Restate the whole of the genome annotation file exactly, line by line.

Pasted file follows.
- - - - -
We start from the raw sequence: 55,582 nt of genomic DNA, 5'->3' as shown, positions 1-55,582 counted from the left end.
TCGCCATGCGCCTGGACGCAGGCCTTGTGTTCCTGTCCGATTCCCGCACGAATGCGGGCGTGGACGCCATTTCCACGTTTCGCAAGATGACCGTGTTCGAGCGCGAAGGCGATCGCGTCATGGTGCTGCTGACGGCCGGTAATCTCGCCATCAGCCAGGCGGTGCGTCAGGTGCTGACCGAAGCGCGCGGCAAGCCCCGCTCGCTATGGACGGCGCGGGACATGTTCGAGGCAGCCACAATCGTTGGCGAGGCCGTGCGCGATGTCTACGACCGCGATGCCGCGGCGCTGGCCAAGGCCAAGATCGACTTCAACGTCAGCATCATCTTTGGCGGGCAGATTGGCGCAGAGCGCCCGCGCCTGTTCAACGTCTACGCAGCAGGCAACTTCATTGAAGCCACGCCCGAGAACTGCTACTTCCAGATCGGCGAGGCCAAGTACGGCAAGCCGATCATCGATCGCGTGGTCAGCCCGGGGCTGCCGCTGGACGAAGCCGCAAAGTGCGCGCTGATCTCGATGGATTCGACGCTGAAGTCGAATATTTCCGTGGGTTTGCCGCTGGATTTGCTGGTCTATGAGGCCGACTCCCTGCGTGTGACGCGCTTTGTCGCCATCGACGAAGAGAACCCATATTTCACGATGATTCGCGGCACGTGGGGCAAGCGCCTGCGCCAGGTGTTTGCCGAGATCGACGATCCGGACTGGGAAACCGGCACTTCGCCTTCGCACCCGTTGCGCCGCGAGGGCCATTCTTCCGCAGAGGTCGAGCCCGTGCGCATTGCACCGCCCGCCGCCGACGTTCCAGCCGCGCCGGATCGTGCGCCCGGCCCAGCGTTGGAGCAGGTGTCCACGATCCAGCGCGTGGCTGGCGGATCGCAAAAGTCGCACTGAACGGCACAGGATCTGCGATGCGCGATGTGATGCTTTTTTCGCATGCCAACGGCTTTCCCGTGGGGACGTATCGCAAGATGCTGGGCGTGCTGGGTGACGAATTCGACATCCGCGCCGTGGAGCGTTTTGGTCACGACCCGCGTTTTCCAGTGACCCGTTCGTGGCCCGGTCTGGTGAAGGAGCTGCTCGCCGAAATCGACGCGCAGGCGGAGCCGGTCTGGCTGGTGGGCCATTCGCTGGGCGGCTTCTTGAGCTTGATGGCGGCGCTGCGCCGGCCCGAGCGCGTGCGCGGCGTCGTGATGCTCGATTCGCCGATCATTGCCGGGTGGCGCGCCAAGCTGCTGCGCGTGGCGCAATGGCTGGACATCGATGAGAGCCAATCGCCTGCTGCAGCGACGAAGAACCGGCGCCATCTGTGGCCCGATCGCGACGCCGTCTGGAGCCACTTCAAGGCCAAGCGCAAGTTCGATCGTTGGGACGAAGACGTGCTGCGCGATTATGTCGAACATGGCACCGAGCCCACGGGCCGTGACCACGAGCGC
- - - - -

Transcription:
We start from the raw sequence: 55,582 nt of genomic DNA, 5'->3' as shown, positions 1-55,582 counted from the left end.
TCGCCATGCGCCTGGACGCAGGCCTTGTGTTCCTGTCCGATTCCCGCACGAATGCGGGCGTGGACGCCATTTCCACGTTTCGCAAGATGACCGTGTTCGAGCGCGAAGGCGATCGCGTCATGGTGCTGCTGACGGCCGGTAATCTCGCCATCAGCCAGGCGGTGCGTCAGGTGCTGACCGAAGCGCGCGGCAAGCCCCGCTCGCTATGGACGGCGCGGGACATGTTCGAGGCAGCCACAATCGTTGGCGAGGCCGTGCGCGATGTCTACGACCGCGATGCCGCGGCGCTGGCCAAGGCCAAGATCGACTTCAACGTCAGCATCATCTTTGGCGGGCAGATTGGCGCAGAGCGCCCGCGCCTGTTCAACGTCTACGCAGCAGGCAACTTCATTGAAGCCACGCCCGAGAACTGCTACTTCCAGATCGGCGAGGCCAAGTACGGCAAGCCGATCATCGATCGCGTGGTCAGCCCGGGGCTGCCGCTGGACGAAGCCGCAAAGTGCGCGCTGATCTCGATGGATTCGACGCTGAAGTCGAATATTTCCGTGGGTTTGCCGCTGGATTTGCTGGTCTATGAGGCCGACTCCCTGCGTGTGACGCGCTTTGTCGCCATCGACGAAGAGAACCCATATTTCACGATGATTCGCGGCACGTGGGGCAAGCGCCTGCGCCAGGTGTTTGCCGAGATCGACGATCCGGACTGGGAAACCGGCACTTCGCCTTCGCACCCGTTGCGCCGCGAGGGCCATTCTTCCGCAGAGGTCGAGCCCGTGCGCATTGCACCGCCCGCCGCCGACGTTCCAGCCGCGCCGGATCGTGCGCCCGGCCCAGCGTTGGAGCAGGTGTCCACGATCCAGCGCGTGGCTGGCGGATCGCAAAAGTCGCACTGAACGGCACAGGATCTGCGATGCGCGATGTGATGCTTTTTTCGCATGCCAACGGCTTTCCCGTGGGGACGTATCGCAAGATGCTGGGCGTGCTGGGTGACGAATTCGACATCCGCGCCGTGGAGCGTTTTGGTCACGACCCGCGTTTTCCAGTGACCCGTTCGTGGCCCGGTCTGGTGAAGGAGCTGCTCGCCGAAATCGACGCGCAGGCGGAGCCGGTCTGGCTGGTGGGCCATTCGCTGGGCGGCTTCTTGAGCTTGATGGCGGCGCTGCGCCGGCCCGAGCGCGTGCGCGGCGTCGTGATGCTCGATTCGCCGATCATTGCCGGGTGGCGCGCCAAGCTGCTGCGCGTGGCGCAATGGCTGGACATCGATGAGAGCCAATCGCCTGCTGCAGCGACGAAGAACCGGCGCCATCTGTGGCCCGATCGCGACGCCGTCTGGAGCCACTTCAAGGCCAAGCGCAAGTTCGATCGTTGGGACGAAGACGTGCTGCGCGATTATGTCGAACATGGCACCGAGCCCACGGGCCGTGACCACGAGCGC